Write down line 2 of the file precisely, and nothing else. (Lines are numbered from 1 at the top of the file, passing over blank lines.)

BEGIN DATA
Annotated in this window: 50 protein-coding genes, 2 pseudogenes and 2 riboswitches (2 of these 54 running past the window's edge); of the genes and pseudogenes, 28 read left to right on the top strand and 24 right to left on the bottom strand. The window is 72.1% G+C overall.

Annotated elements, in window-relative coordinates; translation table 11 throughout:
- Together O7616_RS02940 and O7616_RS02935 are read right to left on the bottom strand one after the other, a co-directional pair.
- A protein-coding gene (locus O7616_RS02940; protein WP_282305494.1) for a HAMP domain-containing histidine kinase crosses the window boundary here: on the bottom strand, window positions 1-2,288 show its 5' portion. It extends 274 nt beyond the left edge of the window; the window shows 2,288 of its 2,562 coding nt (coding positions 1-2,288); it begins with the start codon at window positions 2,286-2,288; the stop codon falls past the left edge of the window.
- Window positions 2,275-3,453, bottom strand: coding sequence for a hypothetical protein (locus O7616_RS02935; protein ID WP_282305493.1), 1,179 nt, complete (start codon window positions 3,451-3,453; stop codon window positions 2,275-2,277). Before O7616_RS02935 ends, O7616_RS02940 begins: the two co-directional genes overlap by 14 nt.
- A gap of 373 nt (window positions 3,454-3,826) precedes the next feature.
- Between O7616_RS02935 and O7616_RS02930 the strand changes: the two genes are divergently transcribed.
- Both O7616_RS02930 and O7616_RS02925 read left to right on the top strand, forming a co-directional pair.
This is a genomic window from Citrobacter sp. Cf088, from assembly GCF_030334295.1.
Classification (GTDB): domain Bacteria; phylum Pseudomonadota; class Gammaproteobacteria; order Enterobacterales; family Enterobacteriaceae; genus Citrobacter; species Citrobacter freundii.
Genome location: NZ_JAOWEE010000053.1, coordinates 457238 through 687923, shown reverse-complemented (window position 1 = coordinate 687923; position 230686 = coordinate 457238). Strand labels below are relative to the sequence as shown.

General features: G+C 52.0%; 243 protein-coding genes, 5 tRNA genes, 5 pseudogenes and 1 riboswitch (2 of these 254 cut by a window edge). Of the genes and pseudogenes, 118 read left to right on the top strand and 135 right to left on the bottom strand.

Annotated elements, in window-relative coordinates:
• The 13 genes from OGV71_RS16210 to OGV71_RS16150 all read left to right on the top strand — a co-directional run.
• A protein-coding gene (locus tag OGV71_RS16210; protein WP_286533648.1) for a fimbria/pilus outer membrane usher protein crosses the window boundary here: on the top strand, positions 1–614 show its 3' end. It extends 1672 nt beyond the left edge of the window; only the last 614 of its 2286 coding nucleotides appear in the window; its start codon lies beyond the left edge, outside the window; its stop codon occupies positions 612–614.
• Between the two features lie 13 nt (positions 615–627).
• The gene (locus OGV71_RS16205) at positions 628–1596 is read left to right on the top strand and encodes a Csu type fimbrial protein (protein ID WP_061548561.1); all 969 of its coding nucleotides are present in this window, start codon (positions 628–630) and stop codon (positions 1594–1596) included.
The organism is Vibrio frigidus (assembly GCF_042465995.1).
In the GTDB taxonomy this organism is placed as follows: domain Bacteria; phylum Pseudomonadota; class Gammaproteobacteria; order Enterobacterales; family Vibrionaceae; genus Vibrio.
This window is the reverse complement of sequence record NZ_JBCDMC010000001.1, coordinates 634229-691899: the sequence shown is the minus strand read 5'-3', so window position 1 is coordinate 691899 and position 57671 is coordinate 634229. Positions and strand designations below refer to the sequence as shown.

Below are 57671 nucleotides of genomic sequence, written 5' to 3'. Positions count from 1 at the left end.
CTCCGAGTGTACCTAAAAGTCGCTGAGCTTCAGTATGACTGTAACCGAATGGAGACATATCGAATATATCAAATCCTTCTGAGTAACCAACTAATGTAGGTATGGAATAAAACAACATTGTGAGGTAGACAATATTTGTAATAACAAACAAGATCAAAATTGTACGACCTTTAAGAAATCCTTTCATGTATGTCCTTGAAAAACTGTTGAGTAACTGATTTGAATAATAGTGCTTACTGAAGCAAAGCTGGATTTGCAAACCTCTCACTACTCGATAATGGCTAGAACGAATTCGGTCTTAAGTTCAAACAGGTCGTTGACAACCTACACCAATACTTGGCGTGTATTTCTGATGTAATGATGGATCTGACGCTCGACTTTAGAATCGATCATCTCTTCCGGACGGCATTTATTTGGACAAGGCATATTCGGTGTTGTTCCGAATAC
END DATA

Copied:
Annotated elements, in window-relative coordinates; translation table 11 throughout: